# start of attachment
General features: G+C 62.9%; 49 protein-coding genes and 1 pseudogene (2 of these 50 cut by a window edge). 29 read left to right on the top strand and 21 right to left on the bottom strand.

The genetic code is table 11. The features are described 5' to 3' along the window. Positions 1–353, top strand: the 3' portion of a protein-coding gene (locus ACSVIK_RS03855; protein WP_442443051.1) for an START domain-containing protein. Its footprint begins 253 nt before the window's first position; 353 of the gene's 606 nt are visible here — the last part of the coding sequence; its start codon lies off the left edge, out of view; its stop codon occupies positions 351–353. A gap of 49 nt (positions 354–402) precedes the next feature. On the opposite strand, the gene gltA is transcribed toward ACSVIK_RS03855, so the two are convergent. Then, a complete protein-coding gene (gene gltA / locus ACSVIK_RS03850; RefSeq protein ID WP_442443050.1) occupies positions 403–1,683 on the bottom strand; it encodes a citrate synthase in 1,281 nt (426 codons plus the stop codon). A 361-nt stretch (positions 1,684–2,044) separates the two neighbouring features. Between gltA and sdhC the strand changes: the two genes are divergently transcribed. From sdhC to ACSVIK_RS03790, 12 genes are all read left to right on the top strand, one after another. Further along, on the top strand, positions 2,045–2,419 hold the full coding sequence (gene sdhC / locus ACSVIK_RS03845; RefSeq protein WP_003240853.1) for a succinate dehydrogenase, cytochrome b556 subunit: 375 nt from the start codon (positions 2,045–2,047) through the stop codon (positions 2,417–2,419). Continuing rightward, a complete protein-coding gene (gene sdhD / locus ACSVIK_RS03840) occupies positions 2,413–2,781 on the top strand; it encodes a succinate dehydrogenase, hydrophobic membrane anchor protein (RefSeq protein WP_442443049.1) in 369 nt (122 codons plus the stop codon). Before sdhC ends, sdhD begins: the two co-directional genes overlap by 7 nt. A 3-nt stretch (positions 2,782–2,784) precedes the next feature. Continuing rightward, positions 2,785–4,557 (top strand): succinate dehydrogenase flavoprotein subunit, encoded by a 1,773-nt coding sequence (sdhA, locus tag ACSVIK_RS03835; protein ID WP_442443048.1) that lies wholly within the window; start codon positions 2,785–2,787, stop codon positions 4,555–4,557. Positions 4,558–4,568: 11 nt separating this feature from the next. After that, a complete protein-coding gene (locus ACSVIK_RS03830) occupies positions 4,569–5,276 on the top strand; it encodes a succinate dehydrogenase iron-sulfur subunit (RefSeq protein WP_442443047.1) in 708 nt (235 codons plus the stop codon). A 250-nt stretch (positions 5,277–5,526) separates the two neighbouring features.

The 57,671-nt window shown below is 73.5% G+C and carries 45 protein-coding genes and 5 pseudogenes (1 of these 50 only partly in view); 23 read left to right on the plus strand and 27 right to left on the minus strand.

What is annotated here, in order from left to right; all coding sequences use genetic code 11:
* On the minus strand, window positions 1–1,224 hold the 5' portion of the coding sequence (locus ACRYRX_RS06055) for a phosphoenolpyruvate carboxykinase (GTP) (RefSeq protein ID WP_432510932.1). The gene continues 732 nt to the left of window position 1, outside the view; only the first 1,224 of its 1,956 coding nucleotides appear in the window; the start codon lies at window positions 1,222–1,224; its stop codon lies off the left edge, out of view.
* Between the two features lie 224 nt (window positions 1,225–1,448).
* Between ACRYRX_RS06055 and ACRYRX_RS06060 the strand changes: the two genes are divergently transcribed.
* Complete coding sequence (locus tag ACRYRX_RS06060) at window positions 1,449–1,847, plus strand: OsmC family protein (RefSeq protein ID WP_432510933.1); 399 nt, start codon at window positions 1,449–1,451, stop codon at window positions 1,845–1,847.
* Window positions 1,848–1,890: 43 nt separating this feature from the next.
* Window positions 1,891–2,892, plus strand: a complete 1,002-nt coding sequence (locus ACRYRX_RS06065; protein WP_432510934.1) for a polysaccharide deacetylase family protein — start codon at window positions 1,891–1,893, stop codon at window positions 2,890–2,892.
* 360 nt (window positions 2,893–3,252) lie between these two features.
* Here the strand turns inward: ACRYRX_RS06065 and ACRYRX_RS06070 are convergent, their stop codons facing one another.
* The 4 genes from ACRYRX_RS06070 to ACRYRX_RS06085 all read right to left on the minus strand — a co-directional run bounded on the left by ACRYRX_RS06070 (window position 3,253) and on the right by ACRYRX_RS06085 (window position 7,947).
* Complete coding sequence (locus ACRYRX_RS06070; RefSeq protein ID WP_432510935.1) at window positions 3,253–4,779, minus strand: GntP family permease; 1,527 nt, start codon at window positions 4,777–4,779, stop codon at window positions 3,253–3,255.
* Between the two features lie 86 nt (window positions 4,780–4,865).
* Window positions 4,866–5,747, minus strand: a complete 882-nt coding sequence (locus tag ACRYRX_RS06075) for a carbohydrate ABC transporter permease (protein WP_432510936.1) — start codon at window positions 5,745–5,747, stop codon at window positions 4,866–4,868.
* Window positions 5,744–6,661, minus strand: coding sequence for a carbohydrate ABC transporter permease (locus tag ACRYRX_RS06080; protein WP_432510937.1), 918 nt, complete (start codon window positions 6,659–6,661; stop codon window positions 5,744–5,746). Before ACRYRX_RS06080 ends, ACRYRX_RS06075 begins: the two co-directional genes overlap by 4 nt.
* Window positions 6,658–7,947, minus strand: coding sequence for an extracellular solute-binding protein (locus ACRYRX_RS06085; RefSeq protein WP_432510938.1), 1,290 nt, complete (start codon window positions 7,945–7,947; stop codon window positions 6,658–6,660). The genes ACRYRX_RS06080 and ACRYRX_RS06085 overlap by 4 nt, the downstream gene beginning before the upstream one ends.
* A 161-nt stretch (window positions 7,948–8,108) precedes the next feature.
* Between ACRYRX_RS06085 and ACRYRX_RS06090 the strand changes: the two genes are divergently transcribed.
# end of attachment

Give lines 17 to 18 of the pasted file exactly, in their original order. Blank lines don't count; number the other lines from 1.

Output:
* Window positions 5,744–6,661, minus strand: coding sequence for a carbohydrate ABC transporter permease (locus tag ACRYRX_RS06080; protein WP_432510937.1), 918 nt, complete (start codon window positions 6,659–6,661; stop codon window positions 5,744–5,746). Before ACRYRX_RS06080 ends, ACRYRX_RS06075 begins: the two co-directional genes overlap by 4 nt.
* Window positions 6,658–7,947, minus strand: coding sequence for an extracellular solute-binding protein (locus ACRYRX_RS06085; RefSeq protein WP_432510938.1), 1,290 nt, complete (start codon window positions 7,945–7,947; stop codon window positions 6,658–6,660). The genes ACRYRX_RS06080 and ACRYRX_RS06085 overlap by 4 nt, the downstream gene beginning before the upstream one ends.